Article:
Lavender, Lilac, and Language: A Study of Linguistic Variation in Alice Walker's The Color Purple

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Since its publication in 1982, The Color Purple has been widely discussed. However, few of these analyses focus on the novel from a linguistic perspective. That is not altogether surprising considering that stylistics (the linguistic analysis of literature) has a contentious place in literary criticism. In part, this thesis aims to bridge the gap between linguistics and literary criticism by demonstrating how linguistics can aid in literary analysis. More specifically, however, the objective of this thesis is to answer the following research question: How does Alice Walker use language variation and for what purpose? My claim is that Alice Walker uses language variation to negotiate power, construct her characters’ identities, challenge the dominant culture, and expand the range of voices to be heard in American literature. To answer my research question, I collected data from all of Celie’s epistles in The Color Purple, which amounted to 47,057 words. In this corpus, I analyzed dialect usage and dialogue. The data quantify the language variation over the course of the novel. What I found was that Celie’s nonstandard dialect usage drops slightly over the course of the novel and she grows quantitatively in her conversations. Both of these represent her empowerment in her language. Ultimately, African American Vernacular English is a way for Celie and Walker to identify themselves and orient their position among speakers and authors who use Standard American English.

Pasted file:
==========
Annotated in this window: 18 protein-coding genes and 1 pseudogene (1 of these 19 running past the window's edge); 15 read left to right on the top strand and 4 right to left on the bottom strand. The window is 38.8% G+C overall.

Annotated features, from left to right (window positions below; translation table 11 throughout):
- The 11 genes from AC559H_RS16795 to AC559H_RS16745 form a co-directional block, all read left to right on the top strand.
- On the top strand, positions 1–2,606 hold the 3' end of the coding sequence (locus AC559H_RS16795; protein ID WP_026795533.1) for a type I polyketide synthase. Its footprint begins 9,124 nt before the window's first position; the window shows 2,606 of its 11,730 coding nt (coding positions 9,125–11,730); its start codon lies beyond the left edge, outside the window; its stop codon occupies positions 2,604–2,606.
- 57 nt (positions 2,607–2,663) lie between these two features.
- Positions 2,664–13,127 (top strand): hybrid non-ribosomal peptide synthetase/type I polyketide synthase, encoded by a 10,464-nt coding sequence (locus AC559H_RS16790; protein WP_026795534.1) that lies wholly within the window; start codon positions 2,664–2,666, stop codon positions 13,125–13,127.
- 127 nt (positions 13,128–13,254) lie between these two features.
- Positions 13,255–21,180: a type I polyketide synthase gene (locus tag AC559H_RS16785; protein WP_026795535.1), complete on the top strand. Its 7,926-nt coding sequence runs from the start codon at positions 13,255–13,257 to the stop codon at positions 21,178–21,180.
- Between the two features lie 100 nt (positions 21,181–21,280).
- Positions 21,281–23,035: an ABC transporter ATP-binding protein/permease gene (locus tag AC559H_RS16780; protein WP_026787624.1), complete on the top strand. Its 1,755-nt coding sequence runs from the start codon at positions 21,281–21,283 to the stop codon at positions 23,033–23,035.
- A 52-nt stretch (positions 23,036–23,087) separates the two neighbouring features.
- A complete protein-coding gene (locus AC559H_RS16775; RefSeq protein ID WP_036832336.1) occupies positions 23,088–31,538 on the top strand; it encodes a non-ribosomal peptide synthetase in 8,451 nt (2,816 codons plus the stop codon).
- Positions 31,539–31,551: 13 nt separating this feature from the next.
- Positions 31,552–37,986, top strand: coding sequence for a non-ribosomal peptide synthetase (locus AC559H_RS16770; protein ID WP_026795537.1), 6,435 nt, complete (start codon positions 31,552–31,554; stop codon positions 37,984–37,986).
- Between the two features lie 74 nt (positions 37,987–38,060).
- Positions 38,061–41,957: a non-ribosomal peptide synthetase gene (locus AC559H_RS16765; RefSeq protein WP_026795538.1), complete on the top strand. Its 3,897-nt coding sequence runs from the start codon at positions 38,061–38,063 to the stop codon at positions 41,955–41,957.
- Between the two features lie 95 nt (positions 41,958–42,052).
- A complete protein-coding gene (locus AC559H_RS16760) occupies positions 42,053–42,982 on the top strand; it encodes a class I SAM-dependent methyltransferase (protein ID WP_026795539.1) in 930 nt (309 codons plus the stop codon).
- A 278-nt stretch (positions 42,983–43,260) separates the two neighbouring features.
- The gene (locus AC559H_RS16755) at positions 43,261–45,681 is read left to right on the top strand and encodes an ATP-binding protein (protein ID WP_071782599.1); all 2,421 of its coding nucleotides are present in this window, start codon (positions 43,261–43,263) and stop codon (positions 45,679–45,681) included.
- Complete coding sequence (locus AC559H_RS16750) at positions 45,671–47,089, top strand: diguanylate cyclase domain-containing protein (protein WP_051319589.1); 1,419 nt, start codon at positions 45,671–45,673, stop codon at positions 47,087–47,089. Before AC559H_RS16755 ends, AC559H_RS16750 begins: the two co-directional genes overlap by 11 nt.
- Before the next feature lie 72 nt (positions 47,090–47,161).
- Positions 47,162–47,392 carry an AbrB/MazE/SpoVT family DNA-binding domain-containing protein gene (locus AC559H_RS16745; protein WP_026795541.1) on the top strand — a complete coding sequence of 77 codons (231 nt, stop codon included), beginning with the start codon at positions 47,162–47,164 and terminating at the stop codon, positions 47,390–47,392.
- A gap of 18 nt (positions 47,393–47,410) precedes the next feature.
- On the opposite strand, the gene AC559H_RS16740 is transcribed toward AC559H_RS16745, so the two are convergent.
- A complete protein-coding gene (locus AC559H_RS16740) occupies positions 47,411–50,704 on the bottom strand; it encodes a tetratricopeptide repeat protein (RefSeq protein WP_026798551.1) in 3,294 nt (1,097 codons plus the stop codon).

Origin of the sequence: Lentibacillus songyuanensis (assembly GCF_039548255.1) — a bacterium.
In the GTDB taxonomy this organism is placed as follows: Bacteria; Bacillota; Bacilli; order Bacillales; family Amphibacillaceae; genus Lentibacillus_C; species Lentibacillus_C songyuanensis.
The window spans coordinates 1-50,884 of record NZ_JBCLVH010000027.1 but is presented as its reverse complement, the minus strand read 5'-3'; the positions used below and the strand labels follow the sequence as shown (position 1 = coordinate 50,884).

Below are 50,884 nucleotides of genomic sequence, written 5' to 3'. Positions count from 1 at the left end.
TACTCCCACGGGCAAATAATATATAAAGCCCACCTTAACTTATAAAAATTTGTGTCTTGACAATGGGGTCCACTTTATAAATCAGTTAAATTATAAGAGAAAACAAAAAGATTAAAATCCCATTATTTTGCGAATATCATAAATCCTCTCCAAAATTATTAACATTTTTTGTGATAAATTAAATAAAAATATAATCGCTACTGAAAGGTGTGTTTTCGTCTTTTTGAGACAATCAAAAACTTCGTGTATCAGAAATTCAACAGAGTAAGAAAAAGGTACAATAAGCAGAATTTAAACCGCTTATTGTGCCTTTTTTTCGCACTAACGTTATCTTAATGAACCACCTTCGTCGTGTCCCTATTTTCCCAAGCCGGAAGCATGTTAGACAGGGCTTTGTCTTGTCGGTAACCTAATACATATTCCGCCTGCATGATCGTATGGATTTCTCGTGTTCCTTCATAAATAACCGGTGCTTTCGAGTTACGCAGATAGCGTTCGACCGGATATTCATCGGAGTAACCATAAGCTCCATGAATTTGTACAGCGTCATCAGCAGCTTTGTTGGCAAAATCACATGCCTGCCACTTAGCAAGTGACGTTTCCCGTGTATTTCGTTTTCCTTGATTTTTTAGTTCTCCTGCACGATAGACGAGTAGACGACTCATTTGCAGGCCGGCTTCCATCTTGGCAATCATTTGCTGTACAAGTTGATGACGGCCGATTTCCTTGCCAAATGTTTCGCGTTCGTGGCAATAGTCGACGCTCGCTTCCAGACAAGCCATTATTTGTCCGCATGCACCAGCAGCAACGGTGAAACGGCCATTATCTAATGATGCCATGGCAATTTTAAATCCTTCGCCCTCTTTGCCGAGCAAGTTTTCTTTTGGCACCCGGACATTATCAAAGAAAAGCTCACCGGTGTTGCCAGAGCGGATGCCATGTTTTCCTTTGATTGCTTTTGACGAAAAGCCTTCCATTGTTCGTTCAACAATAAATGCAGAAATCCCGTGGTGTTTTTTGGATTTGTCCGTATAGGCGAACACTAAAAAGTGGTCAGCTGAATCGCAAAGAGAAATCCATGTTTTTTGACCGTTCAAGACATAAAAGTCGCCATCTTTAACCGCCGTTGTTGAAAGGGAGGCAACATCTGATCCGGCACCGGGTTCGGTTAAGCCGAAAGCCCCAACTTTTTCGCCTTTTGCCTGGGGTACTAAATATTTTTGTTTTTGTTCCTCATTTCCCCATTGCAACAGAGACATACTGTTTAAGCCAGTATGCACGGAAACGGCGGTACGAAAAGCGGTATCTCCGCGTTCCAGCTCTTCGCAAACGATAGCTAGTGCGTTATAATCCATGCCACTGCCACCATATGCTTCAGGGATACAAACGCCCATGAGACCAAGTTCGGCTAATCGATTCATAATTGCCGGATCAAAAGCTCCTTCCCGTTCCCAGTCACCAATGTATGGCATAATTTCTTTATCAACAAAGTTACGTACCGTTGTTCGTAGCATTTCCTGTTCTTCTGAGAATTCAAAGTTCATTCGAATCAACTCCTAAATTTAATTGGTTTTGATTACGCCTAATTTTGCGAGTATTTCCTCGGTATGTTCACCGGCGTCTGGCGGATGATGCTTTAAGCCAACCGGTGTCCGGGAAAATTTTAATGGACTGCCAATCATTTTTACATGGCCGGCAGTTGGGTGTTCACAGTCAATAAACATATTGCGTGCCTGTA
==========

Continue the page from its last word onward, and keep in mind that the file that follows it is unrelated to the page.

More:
Sociolinguistics, Alice Walker, The Color Purple, Stylistics, Linguistic analysis of literature, Sociolinguistic analysis of literature, Dialects, Registers, Linguistic variation, Race, Gender, American literature, Twentieth-century literature, Literary criticism, African American Vernacular English